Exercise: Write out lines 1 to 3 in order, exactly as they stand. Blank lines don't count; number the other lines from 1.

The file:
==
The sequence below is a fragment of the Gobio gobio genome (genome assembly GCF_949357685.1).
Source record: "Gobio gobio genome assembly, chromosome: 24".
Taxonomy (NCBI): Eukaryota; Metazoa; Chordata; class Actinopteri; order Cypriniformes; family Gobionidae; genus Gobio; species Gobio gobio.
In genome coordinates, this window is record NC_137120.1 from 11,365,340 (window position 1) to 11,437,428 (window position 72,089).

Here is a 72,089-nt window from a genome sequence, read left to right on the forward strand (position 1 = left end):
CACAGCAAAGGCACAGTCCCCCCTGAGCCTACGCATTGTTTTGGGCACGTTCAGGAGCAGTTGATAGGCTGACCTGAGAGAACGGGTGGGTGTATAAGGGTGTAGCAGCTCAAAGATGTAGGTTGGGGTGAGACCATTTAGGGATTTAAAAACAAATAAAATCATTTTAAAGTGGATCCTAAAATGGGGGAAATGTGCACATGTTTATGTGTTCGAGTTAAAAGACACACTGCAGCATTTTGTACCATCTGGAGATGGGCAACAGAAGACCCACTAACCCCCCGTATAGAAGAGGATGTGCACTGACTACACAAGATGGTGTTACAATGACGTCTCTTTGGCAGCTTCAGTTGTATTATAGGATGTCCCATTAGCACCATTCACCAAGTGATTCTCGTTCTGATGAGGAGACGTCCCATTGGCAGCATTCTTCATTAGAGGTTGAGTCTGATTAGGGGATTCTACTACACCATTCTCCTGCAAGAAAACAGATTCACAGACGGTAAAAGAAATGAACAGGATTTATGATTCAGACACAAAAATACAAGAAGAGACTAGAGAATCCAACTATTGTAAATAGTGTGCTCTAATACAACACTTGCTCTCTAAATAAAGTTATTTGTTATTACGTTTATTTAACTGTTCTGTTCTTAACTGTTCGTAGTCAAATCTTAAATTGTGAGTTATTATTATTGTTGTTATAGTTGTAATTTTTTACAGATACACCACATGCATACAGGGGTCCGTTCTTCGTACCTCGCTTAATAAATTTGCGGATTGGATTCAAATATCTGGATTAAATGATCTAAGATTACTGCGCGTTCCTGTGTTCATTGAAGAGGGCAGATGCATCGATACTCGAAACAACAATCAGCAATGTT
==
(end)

The sequence below is a fragment of the Gobio gobio genome (genome assembly GCF_949357685.1).
Source record: "Gobio gobio genome assembly, chromosome: 24".
Taxonomy (NCBI): Eukaryota; Metazoa; Chordata; class Actinopteri; order Cypriniformes; family Gobionidae; genus Gobio; species Gobio gobio.